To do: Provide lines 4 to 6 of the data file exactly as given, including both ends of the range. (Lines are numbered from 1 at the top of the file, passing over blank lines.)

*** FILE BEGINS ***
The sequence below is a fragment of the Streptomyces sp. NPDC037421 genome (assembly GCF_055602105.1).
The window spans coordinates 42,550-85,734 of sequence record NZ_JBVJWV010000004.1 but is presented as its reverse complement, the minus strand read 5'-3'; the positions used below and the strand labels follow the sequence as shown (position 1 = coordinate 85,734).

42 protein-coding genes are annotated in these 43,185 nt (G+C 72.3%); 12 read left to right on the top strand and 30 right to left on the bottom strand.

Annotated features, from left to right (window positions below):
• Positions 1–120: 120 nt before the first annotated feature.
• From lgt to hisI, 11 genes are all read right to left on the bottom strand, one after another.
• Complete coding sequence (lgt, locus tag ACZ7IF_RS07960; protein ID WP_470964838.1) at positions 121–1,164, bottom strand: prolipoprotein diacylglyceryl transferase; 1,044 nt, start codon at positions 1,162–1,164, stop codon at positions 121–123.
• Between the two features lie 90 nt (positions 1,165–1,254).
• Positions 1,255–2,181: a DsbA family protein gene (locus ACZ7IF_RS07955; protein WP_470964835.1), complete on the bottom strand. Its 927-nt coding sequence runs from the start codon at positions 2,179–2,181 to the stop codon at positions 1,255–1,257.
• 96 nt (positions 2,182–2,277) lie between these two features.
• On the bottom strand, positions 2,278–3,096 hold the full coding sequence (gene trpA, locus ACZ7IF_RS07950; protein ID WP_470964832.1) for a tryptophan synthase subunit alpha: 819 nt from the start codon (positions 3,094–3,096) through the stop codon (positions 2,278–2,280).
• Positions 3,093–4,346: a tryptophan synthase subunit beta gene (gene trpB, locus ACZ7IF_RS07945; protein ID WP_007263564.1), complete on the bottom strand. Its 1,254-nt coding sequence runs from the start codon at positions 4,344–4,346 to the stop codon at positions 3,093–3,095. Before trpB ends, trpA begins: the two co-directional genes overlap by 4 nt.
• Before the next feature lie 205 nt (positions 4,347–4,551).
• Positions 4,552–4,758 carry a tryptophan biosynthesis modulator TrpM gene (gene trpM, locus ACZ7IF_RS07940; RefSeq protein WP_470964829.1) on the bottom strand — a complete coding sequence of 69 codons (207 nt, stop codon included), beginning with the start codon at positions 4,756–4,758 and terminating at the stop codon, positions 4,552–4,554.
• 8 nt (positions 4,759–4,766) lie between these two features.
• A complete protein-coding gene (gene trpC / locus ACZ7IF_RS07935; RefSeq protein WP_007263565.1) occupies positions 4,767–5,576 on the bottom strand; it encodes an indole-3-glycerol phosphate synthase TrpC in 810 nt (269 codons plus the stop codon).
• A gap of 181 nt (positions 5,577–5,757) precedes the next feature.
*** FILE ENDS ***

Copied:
Annotated features, from left to right (window positions below):
• Positions 1–120: 120 nt before the first annotated feature.
• From lgt to hisI, 11 genes are all read right to left on the bottom strand, one after another.